Mastering Photography Portfolio Websites: Strategies for Success

Unlock the full potential of your photography portfolio website with strategic insights. From crafting a concise navigation that mirrors your skills to leveraging collection pages for impactful project showcases, discover the keys to a compelling portfolio.

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As a photographer, your site is a professional hub to show off your skills. For some photographers, their website is a means of recording notable projects–for others, it is a communication hub to sell work and services to clients and manage their business. Regardless of the type of photography you practice, here are a few key factors to consider as you build your portfolio website: 

1. Create a Short Navigation That Reflects Your Key Skills or Services 

The most effective sites we see are those where photographers align their site menu with the key skills or services they want to showcase in their portfolio. For example, if your site is selling your photography services for branding and portraits, have links from your site menu for Branding and Portraits. Having your site menu tell the story of your skills shows that you are specialized in your field. 

Group pages of similar series, shoot type, or services using a Collection page. A collection page is a page of image links. It’s a great way to show off many sub-projects under a single menu item. They are more impactful than a drop down menus, because visitors to your site will see a quick overview of your best images from each project. Plus, they are very user-friendly on mobile.

3. Choose a Theme for Your Best Viewing Experience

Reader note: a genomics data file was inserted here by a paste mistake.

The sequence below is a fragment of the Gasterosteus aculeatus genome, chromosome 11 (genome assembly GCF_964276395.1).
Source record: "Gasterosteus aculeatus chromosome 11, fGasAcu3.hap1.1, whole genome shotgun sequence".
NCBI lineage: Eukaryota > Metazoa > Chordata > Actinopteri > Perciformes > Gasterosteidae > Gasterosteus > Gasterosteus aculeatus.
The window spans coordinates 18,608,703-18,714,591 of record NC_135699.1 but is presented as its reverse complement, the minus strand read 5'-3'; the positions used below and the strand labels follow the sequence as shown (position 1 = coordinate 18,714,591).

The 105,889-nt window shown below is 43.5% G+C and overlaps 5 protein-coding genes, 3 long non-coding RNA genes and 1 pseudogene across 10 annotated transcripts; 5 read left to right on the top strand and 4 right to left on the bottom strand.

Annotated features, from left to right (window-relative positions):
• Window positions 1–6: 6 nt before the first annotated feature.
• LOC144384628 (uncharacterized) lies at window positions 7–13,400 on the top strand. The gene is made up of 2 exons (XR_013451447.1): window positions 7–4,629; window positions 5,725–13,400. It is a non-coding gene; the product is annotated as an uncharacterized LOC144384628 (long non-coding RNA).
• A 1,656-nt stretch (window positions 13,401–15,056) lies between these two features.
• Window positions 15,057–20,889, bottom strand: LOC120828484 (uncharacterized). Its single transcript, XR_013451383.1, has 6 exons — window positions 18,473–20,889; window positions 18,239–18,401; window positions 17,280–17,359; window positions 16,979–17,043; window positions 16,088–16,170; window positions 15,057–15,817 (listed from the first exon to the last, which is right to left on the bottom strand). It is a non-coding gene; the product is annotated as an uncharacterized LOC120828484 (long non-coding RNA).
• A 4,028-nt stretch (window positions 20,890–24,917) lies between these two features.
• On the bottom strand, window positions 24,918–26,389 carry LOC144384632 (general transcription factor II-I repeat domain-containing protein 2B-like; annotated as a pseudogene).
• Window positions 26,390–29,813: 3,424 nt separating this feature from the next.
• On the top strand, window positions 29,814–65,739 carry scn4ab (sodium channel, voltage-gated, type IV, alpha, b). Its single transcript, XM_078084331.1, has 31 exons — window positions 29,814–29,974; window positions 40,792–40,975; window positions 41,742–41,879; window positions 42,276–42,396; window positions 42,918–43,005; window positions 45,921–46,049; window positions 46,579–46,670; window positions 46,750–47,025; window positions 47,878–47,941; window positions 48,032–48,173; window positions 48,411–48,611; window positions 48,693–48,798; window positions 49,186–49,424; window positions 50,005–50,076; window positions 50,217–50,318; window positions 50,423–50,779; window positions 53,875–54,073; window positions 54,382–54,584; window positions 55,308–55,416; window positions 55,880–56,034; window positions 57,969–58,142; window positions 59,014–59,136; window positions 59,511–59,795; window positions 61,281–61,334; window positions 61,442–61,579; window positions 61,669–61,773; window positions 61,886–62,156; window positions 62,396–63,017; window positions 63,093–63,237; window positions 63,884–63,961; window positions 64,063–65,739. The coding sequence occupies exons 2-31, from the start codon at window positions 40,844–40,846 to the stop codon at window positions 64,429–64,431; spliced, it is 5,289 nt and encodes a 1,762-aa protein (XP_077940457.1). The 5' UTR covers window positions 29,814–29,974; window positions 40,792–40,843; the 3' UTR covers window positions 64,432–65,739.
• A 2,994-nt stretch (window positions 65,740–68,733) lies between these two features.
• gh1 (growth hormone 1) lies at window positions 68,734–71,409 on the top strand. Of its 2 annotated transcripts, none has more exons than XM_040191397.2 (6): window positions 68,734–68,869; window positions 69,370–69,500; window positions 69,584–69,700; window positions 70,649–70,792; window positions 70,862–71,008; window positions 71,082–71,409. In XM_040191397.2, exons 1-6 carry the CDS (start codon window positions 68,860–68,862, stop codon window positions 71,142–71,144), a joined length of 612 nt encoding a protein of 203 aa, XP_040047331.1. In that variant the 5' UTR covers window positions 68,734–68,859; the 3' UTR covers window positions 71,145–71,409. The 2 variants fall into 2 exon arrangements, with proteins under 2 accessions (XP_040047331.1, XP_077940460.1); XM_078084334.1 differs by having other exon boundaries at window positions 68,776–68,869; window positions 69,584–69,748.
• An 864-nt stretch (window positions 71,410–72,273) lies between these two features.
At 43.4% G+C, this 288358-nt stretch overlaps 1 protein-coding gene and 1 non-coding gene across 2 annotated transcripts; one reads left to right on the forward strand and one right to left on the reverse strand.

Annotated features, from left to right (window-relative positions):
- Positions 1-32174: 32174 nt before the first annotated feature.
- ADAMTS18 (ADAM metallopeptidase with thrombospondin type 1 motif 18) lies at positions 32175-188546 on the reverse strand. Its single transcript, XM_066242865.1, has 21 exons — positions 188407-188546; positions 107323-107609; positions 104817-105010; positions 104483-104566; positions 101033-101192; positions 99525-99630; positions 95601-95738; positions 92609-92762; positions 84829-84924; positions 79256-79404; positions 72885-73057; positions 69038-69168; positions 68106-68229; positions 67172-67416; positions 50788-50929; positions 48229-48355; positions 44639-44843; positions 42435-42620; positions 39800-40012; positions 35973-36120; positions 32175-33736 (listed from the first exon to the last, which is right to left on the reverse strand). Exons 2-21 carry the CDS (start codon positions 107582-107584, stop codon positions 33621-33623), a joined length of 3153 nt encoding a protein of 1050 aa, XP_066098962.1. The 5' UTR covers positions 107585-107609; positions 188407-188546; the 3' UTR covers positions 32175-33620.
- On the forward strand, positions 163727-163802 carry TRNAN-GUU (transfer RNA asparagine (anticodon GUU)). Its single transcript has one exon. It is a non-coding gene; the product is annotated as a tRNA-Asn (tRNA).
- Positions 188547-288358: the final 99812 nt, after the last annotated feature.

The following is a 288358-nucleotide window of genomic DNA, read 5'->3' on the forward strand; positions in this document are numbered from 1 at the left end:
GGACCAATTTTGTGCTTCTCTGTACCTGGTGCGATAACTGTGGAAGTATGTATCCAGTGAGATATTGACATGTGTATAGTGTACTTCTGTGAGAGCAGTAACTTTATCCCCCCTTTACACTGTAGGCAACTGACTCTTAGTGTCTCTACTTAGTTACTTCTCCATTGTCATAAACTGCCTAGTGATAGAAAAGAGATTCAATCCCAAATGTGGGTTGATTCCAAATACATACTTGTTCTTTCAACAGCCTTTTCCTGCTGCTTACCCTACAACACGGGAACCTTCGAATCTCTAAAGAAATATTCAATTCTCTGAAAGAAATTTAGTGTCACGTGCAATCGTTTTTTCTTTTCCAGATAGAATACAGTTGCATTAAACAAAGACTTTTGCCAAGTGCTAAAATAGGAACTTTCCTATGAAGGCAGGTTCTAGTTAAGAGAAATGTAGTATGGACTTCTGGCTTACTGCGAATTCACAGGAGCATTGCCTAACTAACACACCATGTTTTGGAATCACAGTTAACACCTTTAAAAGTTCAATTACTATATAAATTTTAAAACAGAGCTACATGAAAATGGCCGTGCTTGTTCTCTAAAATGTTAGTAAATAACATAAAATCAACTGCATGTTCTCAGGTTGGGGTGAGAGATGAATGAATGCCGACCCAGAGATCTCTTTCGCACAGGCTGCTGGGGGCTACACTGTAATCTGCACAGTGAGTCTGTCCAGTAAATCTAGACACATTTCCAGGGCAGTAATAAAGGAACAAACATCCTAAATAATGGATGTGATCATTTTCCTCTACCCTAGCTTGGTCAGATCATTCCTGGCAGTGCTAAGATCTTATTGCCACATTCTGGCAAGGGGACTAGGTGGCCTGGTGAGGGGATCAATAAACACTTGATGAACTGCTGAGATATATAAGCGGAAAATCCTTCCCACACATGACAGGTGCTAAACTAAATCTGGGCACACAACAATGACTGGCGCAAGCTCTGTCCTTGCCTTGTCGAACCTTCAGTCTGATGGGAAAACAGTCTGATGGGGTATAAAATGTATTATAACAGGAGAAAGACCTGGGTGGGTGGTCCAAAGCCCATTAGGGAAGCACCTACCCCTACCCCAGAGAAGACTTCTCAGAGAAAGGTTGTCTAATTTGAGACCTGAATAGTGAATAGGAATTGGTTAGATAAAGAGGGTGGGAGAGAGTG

Themes on Format dictate the layout of your site menu, gallery pages, and collection pages. When selecting a theme, think about the optimal viewing experience of your site. For example, for fine art photography sites, we often recommend themes with a large scale vertical or horizontal scroll like Ora or Horizon. This gives the feeling of viewing work in an exhibition. 

For more commercial sites, or sites featuring many images on each page, we recommend tiled themes like Amazon or Slate. Tiled themes will allow visitors to your site to get a quick overview of your style and compositional sensibilities. 

4. Custom Pages for Contact, About, Pricing, and Services

Custom pages are just what they sound like: customizable pages where you can achieve your own layout by using different content blocks. Photographers commonly use custom pages for Contact and About pages, as well as other client-facing info like pricing, services, and more. 

When you first go to make a custom page, you’ll see the option to start from scratch or from a template–both options are fully customizable. 

One great feature about custom pages is the ability to add an image set, or gallery of images, into a page. This allows you to create gallery pages with a different layout to your site’s theme. 

When building these pages, keep in mind how paragraphs and sections will stack for mobile display. As you are working on a page, click “edit design” and toggle to mobile display to double- check your page layouts as you go. 

5. Workflow for Client Galleries, File Transfers, and Client Management

Workflow allows you to share private galleries of images with your clients and contacts. It’s a great, professional way to share your images and allows you to give your communications the same branded look and feel as your website. Check out our tutorials on workflow to learn more about all of its client management tools. 

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